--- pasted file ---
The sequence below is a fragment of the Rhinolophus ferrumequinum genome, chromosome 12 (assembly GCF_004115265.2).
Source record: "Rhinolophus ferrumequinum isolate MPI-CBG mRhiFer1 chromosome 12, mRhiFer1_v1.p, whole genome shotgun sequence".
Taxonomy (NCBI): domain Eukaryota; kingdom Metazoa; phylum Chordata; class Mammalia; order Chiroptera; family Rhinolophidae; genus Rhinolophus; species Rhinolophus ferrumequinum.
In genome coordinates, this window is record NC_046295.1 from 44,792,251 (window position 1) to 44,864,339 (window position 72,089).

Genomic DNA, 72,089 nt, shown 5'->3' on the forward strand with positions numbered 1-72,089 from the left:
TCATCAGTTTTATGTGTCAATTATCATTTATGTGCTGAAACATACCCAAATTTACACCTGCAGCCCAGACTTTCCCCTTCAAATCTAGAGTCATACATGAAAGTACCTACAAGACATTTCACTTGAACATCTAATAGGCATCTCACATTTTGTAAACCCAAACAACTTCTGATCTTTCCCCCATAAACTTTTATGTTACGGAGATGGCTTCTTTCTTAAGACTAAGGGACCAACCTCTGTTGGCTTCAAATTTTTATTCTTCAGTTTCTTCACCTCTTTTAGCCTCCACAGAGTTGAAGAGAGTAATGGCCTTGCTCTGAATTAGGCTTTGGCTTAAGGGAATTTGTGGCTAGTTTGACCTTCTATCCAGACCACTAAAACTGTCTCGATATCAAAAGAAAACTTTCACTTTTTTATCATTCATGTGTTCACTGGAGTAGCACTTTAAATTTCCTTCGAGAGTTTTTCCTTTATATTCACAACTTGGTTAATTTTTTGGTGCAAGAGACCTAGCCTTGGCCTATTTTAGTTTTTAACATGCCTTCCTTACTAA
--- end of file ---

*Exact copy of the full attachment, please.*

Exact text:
The sequence below is a fragment of the Rhinolophus ferrumequinum genome, chromosome 12 (assembly GCF_004115265.2).
Source record: "Rhinolophus ferrumequinum isolate MPI-CBG mRhiFer1 chromosome 12, mRhiFer1_v1.p, whole genome shotgun sequence".
Taxonomy (NCBI): domain Eukaryota; kingdom Metazoa; phylum Chordata; class Mammalia; order Chiroptera; family Rhinolophidae; genus Rhinolophus; species Rhinolophus ferrumequinum.
In genome coordinates, this window is record NC_046295.1 from 44,792,251 (window position 1) to 44,864,339 (window position 72,089).

Genomic DNA, 72,089 nt, shown 5'->3' on the forward strand with positions numbered 1-72,089 from the left:
TCATCAGTTTTATGTGTCAATTATCATTTATGTGCTGAAACATACCCAAATTTACACCTGCAGCCCAGACTTTCCCCTTCAAATCTAGAGTCATACATGAAAGTACCTACAAGACATTTCACTTGAACATCTAATAGGCATCTCACATTTTGTAAACCCAAACAACTTCTGATCTTTCCCCCATAAACTTTTATGTTACGGAGATGGCTTCTTTCTTAAGACTAAGGGACCAACCTCTGTTGGCTTCAAATTTTTATTCTTCAGTTTCTTCACCTCTTTTAGCCTCCACAGAGTTGAAGAGAGTAATGGCCTTGCTCTGAATTAGGCTTTGGCTTAAGGGAATTTGTGGCTAGTTTGACCTTCTATCCAGACCACTAAAACTGTCTCGATATCAAAAGAAAACTTTCACTTTTTTATCATTCATGTGTTCACTGGAGTAGCACTTTAAATTTCCTTCGAGAGTTTTTCCTTTATATTCACAACTTGGTTAATTTTTTGGTGCAAGAGACCTAGCCTTGGCCTATTTTAGTTTTTAACATGCCTTCCTTACTAA